Abstract
Fetal interventions to diagnose and treat congenital anomalies are growing in popularity but often lead to preterm labor. The possible contribution of the maternal adaptive immune system to postsurgical pregnancy complications has not been explored. We recently showed that fetal intervention in mice increases maternal T cell trafficking into the fetus and hypothesized that this process also may lead to increased maternal T cell recognition of the foreign conceptus and subsequent breakdown in maternal–fetal tolerance. In this study, we show that fetal intervention in mice results in accumulation of maternal T cells in the uterus and that these activated cells can produce effector cytokines. In adoptive transfer experiments, maternal T cells specific for a fetal alloantigen proliferate after fetal intervention, escape apoptosis, and become enriched compared with endogenous T cells in the uterus and uterine-draining lymph nodes. Finally, we demonstrate that such activation and accumulation can have a functional consequence: in utero transplantation of hematopoietic cells carrying the fetal alloantigen leads to enhanced demise of semiallogeneic fetuses within a litter. We further show that maternal T cells are necessary for this phenomenon. These results suggest that fetal intervention enhances maternal T cell recognition of the fetus and that T cell activation may be a culprit in postsurgical pregnancy complications. Our results have clinical implications for understanding and preventing complications associated with fetal surgery such as preterm labor.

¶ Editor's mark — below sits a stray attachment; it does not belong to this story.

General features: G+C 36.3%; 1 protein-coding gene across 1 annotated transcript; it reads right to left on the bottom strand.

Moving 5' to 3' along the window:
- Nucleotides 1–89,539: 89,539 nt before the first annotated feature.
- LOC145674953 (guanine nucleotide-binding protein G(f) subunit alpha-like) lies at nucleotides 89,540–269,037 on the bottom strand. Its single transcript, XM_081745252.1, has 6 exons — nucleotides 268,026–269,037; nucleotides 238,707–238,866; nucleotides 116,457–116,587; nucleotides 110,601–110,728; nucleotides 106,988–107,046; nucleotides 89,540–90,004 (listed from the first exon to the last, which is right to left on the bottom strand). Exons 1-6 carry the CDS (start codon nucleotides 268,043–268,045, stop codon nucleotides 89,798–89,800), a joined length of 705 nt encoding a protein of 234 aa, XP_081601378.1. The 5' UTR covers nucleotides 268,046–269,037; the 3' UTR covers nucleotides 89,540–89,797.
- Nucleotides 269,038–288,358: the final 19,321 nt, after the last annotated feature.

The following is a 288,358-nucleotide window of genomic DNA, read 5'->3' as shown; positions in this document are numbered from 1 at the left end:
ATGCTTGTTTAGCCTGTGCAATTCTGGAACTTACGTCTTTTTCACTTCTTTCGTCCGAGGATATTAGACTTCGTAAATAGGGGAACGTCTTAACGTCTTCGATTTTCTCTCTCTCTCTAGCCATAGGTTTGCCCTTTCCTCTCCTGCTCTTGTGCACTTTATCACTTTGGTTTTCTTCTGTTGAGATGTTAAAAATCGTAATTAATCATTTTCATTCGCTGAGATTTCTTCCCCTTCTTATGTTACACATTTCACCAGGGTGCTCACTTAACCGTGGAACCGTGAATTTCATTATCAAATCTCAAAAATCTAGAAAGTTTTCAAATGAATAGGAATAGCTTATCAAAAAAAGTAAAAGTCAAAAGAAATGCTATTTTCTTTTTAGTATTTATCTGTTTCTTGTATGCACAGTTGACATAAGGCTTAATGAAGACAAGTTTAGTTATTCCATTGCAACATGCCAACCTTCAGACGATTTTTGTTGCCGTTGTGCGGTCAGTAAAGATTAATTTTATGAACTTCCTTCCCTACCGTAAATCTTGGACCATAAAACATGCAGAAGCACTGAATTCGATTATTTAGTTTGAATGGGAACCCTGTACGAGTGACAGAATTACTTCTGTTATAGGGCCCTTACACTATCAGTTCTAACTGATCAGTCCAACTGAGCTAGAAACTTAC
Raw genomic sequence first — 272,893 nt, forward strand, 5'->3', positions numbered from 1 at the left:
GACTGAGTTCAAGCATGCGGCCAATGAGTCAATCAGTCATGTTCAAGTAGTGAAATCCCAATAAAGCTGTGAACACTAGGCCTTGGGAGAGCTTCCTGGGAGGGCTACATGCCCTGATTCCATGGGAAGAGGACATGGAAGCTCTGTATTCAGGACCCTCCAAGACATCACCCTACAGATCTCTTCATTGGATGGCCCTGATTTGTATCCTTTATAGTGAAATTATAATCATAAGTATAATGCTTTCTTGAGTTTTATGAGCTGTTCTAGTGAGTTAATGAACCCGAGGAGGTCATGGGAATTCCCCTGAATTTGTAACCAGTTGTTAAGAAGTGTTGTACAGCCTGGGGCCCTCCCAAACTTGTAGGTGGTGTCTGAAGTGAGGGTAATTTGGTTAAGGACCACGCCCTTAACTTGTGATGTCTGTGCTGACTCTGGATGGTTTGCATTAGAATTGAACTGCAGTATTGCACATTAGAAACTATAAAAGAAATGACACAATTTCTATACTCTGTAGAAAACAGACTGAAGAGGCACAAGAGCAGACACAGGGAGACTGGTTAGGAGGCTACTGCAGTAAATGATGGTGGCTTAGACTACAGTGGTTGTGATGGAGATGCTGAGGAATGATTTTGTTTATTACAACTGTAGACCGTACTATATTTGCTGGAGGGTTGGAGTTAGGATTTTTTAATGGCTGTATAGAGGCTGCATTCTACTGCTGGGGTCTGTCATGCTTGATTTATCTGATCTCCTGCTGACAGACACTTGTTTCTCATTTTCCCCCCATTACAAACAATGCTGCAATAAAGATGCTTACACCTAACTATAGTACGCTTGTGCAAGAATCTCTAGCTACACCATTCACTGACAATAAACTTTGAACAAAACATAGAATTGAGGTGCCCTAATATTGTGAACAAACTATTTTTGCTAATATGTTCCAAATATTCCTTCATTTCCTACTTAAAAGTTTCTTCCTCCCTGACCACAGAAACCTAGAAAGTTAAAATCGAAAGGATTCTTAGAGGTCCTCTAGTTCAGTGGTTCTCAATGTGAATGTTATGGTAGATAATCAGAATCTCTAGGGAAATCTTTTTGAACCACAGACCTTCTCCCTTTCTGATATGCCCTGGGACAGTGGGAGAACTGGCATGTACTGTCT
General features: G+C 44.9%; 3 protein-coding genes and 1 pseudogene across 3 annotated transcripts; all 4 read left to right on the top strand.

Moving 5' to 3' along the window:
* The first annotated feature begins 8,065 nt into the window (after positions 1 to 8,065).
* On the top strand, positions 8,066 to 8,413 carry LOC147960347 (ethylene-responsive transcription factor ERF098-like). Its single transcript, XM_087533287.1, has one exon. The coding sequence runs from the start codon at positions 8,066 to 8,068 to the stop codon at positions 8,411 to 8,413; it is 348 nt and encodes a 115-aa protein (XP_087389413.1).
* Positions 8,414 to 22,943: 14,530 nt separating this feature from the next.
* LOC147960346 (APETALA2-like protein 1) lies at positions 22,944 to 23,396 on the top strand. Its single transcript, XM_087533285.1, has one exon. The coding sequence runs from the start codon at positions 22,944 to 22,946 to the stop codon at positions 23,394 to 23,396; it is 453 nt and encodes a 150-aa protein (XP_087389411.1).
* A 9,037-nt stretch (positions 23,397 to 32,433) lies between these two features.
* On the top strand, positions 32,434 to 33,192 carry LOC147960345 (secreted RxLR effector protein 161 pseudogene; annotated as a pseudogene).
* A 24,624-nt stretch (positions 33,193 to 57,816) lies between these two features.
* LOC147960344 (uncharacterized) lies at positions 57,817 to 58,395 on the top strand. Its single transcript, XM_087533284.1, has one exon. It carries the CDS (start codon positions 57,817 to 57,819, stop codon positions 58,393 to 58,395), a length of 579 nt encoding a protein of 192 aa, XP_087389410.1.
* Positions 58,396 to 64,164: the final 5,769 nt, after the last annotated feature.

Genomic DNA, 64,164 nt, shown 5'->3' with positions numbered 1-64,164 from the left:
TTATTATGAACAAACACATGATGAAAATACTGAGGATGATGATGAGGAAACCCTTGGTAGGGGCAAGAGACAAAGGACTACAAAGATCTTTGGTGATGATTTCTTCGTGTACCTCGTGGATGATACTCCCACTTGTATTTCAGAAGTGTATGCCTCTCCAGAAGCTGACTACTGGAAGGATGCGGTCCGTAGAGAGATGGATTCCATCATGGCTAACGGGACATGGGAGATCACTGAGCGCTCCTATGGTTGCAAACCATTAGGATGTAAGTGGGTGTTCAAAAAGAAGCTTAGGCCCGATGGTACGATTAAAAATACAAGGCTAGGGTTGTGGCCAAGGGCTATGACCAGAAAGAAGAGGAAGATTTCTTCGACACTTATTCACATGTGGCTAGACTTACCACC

Footnotes
This work was supported by the California Institute for Regenerative Medicine (to A.N. and T.C.M.), National Institutes of Health/National Institute of Allergy and Infectious Diseases Grant K08 AI085042 (to T.C.M.), the National Science Foundation (to M.W.), the March of Dimes (to T.C.M.), and the Pathology and Imaging Core of the University of California San Francisco Liver Center Grant P30 DK026743.
The contents of this publication are solely the responsibility of the authors and do not necessarily represent the official views of California Institute for Regenerative Medicine or any other agency of the state of California.

The online version of this article contains supplemental material.
Received September 9, 2013.
Accepted December 9, 2013.
Copyright © 2014 by The American Association of Immunologists, Inc.

Additional authors of the study are Amar Nijagal, MD, Charissa M. Wong, Tom Le, Ninnio Lescano and Qizhi Tang, PhD of UCSF.

The study was supported by funds from the California Institute for Regenerative Medicine, the National Institutes of Health (K08 AI085042), the National Science Foundation, the March of Dimes and the Pathology & Imaging Core of the UCSF Liver Center.

UCSF is the nation's leading university exclusively focused on health. It is dedicated to transforming health worldwide through advanced biomedical research, graduate-level education in the life sciences and health professions, and excellence in patient care. It includes top-ranked graduate schools of dentistry, medicine, nursing and pharmacy; a graduate division with world-renowned programs in the biological sciences, a preeminent biomedical research enterprise and two top-tier hospitals, UCSF Medical Center and UCSF Benioff Children's Hospital.